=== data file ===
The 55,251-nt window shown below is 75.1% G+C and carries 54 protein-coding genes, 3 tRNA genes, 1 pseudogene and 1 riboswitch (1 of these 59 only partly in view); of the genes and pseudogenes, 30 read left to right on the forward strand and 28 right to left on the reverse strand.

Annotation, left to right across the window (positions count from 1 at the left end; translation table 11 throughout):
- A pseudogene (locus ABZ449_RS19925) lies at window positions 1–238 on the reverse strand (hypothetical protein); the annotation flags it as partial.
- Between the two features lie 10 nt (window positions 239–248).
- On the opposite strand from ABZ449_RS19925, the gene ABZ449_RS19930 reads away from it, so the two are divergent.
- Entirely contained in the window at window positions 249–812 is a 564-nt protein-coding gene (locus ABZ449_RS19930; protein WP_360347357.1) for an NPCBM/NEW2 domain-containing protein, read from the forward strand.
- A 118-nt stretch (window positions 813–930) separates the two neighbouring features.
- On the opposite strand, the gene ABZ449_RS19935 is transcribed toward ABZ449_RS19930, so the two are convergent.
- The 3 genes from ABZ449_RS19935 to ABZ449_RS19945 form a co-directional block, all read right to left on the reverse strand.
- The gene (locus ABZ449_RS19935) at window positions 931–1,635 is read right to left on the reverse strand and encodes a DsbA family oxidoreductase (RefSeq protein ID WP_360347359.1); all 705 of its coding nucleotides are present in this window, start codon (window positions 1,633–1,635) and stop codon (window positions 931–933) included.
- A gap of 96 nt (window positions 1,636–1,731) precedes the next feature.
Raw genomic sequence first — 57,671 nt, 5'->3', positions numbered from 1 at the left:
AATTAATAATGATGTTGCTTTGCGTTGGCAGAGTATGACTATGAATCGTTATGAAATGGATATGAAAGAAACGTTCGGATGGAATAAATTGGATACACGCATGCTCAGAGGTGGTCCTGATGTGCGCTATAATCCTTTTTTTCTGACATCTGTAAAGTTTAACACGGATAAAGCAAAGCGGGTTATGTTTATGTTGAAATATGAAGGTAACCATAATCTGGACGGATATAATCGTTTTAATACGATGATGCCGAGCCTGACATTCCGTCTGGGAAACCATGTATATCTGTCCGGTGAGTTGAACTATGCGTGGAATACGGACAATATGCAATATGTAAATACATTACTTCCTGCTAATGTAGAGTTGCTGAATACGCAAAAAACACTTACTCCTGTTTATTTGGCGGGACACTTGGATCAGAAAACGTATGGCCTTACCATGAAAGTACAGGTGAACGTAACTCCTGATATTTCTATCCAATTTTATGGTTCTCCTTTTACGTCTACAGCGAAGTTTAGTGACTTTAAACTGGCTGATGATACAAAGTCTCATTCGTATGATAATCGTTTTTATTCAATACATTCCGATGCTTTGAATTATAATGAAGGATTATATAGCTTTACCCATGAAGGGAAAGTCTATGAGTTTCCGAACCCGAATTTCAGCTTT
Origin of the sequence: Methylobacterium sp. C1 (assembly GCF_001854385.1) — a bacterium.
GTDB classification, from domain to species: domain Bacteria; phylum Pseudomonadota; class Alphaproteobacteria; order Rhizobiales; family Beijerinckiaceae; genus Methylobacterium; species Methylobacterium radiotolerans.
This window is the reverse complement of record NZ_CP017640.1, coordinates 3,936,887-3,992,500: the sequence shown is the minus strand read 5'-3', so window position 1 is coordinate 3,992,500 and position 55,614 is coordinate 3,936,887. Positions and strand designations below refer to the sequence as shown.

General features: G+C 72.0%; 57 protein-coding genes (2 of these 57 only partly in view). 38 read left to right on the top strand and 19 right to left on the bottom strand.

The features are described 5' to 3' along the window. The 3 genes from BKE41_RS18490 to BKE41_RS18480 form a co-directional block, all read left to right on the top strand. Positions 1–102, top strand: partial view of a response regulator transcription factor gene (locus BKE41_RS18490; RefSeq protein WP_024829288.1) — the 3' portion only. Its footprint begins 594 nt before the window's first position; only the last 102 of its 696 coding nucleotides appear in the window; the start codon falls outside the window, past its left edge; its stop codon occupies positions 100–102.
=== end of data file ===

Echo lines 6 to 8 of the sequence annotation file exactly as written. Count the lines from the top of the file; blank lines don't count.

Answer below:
- Entirely contained in the window at window positions 249–812 is a 564-nt protein-coding gene (locus ABZ449_RS19930; protein WP_360347357.1) for an NPCBM/NEW2 domain-containing protein, read from the forward strand.
- A 118-nt stretch (window positions 813–930) separates the two neighbouring features.
- On the opposite strand, the gene ABZ449_RS19935 is transcribed toward ABZ449_RS19930, so the two are convergent.